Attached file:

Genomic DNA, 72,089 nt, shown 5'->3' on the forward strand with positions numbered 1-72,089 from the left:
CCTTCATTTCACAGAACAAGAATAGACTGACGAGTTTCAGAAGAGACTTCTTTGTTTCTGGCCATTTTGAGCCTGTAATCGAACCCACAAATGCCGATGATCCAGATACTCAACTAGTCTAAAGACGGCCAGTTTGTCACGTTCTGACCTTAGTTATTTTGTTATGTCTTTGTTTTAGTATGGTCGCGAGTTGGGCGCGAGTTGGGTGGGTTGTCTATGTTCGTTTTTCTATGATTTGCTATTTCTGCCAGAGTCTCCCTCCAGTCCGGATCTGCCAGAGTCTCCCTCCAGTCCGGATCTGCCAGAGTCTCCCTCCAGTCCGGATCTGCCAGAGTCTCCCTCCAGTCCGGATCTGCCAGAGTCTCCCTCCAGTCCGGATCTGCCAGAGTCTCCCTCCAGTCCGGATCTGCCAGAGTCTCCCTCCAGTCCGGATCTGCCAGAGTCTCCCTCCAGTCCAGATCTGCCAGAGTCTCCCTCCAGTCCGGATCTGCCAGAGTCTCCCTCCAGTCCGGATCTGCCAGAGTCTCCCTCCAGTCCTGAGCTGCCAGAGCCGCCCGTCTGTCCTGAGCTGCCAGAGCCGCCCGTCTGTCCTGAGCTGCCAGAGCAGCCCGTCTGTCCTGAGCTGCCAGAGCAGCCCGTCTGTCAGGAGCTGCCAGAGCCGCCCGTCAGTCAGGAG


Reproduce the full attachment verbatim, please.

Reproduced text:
Genomic DNA, 72,089 nt, shown 5'->3' on the forward strand with positions numbered 1-72,089 from the left:
CCTTCATTTCACAGAACAAGAATAGACTGACGAGTTTCAGAAGAGACTTCTTTGTTTCTGGCCATTTTGAGCCTGTAATCGAACCCACAAATGCCGATGATCCAGATACTCAACTAGTCTAAAGACGGCCAGTTTGTCACGTTCTGACCTTAGTTATTTTGTTATGTCTTTGTTTTAGTATGGTCGCGAGTTGGGCGCGAGTTGGGTGGGTTGTCTATGTTCGTTTTTCTATGATTTGCTATTTCTGCCAGAGTCTCCCTCCAGTCCGGATCTGCCAGAGTCTCCCTCCAGTCCGGATCTGCCAGAGTCTCCCTCCAGTCCGGATCTGCCAGAGTCTCCCTCCAGTCCGGATCTGCCAGAGTCTCCCTCCAGTCCGGATCTGCCAGAGTCTCCCTCCAGTCCGGATCTGCCAGAGTCTCCCTCCAGTCCGGATCTGCCAGAGTCTCCCTCCAGTCCAGATCTGCCAGAGTCTCCCTCCAGTCCGGATCTGCCAGAGTCTCCCTCCAGTCCGGATCTGCCAGAGTCTCCCTCCAGTCCTGAGCTGCCAGAGCCGCCCGTCTGTCCTGAGCTGCCAGAGCCGCCCGTCTGTCCTGAGCTGCCAGAGCAGCCCGTCTGTCCTGAGCTGCCAGAGCAGCCCGTCTGTCAGGAGCTGCCAGAGCCGCCCGTCAGTCAGGAG